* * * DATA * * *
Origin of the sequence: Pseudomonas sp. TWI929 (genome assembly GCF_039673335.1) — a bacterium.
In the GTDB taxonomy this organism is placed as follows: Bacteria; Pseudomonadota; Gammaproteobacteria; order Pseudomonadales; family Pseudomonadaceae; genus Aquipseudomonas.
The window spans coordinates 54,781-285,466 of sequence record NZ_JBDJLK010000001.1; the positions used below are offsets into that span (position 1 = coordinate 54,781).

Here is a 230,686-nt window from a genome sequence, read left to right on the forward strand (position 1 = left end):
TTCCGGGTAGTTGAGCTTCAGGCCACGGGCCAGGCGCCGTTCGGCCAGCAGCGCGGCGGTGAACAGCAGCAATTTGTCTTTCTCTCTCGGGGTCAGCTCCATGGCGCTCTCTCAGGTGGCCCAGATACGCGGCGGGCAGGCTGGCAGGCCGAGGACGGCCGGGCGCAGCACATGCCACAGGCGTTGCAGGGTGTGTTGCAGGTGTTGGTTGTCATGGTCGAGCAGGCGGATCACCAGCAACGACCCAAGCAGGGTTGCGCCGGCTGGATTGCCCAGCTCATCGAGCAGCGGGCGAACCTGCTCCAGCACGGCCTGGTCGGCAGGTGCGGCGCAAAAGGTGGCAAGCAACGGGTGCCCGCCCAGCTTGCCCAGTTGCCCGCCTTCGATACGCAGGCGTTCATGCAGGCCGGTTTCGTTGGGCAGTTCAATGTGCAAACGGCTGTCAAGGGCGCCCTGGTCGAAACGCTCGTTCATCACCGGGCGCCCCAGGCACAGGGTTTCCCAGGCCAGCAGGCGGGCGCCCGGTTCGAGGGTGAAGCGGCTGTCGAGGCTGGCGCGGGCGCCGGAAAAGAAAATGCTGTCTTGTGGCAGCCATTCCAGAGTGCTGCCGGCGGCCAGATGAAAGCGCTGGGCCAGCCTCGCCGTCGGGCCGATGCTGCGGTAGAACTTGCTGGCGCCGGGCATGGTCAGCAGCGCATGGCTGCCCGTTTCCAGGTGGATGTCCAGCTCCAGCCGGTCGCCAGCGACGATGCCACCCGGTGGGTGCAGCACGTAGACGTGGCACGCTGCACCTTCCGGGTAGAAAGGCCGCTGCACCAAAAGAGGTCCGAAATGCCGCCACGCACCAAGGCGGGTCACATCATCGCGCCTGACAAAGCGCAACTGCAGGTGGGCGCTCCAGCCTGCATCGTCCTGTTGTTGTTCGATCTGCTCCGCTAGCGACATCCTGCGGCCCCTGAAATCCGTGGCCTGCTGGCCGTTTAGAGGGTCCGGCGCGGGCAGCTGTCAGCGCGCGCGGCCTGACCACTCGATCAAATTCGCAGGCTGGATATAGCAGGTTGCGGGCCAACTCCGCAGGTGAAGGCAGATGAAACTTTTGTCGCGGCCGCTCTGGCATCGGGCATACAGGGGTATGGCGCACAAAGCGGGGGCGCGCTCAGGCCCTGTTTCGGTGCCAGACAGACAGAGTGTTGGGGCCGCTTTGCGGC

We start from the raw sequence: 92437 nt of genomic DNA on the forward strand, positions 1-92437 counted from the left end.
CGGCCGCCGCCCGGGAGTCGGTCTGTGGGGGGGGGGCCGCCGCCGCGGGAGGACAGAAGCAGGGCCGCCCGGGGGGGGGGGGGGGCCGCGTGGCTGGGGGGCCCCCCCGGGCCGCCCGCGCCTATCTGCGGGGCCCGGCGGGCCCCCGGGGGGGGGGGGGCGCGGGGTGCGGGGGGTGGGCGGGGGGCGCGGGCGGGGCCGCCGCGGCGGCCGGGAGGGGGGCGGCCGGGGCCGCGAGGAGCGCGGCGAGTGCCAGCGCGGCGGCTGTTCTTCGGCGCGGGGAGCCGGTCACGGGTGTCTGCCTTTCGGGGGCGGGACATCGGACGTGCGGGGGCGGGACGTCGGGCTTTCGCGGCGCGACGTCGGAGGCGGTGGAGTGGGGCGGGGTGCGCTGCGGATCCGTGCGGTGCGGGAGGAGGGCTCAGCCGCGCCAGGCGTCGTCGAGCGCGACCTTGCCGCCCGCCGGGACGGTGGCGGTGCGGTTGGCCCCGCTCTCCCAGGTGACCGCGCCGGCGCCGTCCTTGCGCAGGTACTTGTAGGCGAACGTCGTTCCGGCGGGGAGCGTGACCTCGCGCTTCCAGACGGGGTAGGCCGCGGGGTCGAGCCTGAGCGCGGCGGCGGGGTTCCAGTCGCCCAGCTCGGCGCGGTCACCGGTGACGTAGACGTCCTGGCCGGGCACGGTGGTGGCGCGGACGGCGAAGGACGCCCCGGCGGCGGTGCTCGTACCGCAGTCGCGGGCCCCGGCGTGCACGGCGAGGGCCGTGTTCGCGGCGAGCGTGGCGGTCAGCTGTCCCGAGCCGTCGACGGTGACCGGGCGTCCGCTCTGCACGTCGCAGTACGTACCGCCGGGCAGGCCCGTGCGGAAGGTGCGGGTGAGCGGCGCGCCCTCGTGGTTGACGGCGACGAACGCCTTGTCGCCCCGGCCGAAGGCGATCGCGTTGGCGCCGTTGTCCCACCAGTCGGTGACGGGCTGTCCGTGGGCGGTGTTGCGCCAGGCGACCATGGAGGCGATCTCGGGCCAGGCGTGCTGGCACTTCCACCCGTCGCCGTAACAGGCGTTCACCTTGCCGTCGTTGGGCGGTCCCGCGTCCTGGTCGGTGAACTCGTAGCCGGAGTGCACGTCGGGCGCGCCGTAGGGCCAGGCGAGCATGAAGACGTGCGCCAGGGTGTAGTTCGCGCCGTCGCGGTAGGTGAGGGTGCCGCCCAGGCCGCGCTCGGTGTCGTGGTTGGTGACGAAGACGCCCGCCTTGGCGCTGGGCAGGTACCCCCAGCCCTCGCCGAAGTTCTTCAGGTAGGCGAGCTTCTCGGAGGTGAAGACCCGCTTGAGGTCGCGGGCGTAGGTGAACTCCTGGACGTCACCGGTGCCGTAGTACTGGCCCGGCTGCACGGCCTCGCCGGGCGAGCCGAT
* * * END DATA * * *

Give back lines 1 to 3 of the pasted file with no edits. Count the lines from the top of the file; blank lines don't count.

Origin of the sequence: Pseudomonas sp. TWI929 (genome assembly GCF_039673335.1) — a bacterium.
In the GTDB taxonomy this organism is placed as follows: Bacteria; Pseudomonadota; Gammaproteobacteria; order Pseudomonadales; family Pseudomonadaceae; genus Aquipseudomonas.
The window spans coordinates 54,781-285,466 of sequence record NZ_JBDJLK010000001.1; the positions used below are offsets into that span (position 1 = coordinate 54,781).